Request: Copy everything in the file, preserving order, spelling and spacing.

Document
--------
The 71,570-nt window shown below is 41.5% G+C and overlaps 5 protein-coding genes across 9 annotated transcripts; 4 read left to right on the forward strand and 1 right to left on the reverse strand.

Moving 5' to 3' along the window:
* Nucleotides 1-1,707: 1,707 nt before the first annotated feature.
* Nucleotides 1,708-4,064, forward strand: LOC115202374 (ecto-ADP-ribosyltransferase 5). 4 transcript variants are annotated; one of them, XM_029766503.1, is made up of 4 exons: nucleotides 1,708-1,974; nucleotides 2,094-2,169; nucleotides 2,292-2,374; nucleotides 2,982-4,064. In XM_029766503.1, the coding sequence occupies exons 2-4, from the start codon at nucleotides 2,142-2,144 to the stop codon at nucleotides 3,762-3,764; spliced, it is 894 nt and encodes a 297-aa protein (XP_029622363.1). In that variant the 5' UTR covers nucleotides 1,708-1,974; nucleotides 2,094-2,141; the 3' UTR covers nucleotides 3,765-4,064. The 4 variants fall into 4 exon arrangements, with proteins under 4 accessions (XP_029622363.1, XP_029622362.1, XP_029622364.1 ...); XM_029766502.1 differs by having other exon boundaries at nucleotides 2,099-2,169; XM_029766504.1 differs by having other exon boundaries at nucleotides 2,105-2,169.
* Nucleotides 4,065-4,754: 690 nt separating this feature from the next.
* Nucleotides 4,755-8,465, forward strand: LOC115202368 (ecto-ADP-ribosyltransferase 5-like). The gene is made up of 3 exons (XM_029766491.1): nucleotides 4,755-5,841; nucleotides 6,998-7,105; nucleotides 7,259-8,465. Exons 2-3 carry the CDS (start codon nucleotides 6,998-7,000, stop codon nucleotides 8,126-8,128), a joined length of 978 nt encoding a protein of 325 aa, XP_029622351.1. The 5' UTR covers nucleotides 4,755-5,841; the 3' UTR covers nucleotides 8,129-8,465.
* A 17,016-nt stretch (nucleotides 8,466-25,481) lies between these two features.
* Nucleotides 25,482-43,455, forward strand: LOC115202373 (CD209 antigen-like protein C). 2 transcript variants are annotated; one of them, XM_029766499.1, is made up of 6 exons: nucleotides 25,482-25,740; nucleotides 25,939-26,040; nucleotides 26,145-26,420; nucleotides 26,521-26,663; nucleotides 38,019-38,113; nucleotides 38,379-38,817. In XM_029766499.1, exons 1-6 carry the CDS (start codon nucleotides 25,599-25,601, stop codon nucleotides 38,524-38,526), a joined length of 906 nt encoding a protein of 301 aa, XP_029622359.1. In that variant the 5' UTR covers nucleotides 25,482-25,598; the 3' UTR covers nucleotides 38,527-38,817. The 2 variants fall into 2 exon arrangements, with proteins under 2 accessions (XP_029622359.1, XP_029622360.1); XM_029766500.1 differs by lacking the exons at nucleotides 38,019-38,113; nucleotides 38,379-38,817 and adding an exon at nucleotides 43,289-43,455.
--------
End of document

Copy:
The 71,570-nt window shown below is 41.5% G+C and overlaps 5 protein-coding genes across 9 annotated transcripts; 4 read left to right on the forward strand and 1 right to left on the reverse strand.

Moving 5' to 3' along the window:
* Nucleotides 1-1,707: 1,707 nt before the first annotated feature.
* Nucleotides 1,708-4,064, forward strand: LOC115202374 (ecto-ADP-ribosyltransferase 5). 4 transcript variants are annotated; one of them, XM_029766503.1, is made up of 4 exons: nucleotides 1,708-1,974; nucleotides 2,094-2,169; nucleotides 2,292-2,374; nucleotides 2,982-4,064. In XM_029766503.1, the coding sequence occupies exons 2-4, from the start codon at nucleotides 2,142-2,144 to the stop codon at nucleotides 3,762-3,764; spliced, it is 894 nt and encodes a 297-aa protein (XP_029622363.1). In that variant the 5' UTR covers nucleotides 1,708-1,974; nucleotides 2,094-2,141; the 3' UTR covers nucleotides 3,765-4,064. The 4 variants fall into 4 exon arrangements, with proteins under 4 accessions (XP_029622363.1, XP_029622362.1, XP_029622364.1 ...); XM_029766502.1 differs by having other exon boundaries at nucleotides 2,099-2,169; XM_029766504.1 differs by having other exon boundaries at nucleotides 2,105-2,169.
* Nucleotides 4,065-4,754: 690 nt separating this feature from the next.
* Nucleotides 4,755-8,465, forward strand: LOC115202368 (ecto-ADP-ribosyltransferase 5-like). The gene is made up of 3 exons (XM_029766491.1): nucleotides 4,755-5,841; nucleotides 6,998-7,105; nucleotides 7,259-8,465. Exons 2-3 carry the CDS (start codon nucleotides 6,998-7,000, stop codon nucleotides 8,126-8,128), a joined length of 978 nt encoding a protein of 325 aa, XP_029622351.1. The 5' UTR covers nucleotides 4,755-5,841; the 3' UTR covers nucleotides 8,129-8,465.
* A 17,016-nt stretch (nucleotides 8,466-25,481) lies between these two features.
* Nucleotides 25,482-43,455, forward strand: LOC115202373 (CD209 antigen-like protein C). 2 transcript variants are annotated; one of them, XM_029766499.1, is made up of 6 exons: nucleotides 25,482-25,740; nucleotides 25,939-26,040; nucleotides 26,145-26,420; nucleotides 26,521-26,663; nucleotides 38,019-38,113; nucleotides 38,379-38,817. In XM_029766499.1, exons 1-6 carry the CDS (start codon nucleotides 25,599-25,601, stop codon nucleotides 38,524-38,526), a joined length of 906 nt encoding a protein of 301 aa, XP_029622359.1. In that variant the 5' UTR covers nucleotides 25,482-25,598; the 3' UTR covers nucleotides 38,527-38,817. The 2 variants fall into 2 exon arrangements, with proteins under 2 accessions (XP_029622359.1, XP_029622360.1); XM_029766500.1 differs by lacking the exons at nucleotides 38,019-38,113; nucleotides 38,379-38,817 and adding an exon at nucleotides 43,289-43,455.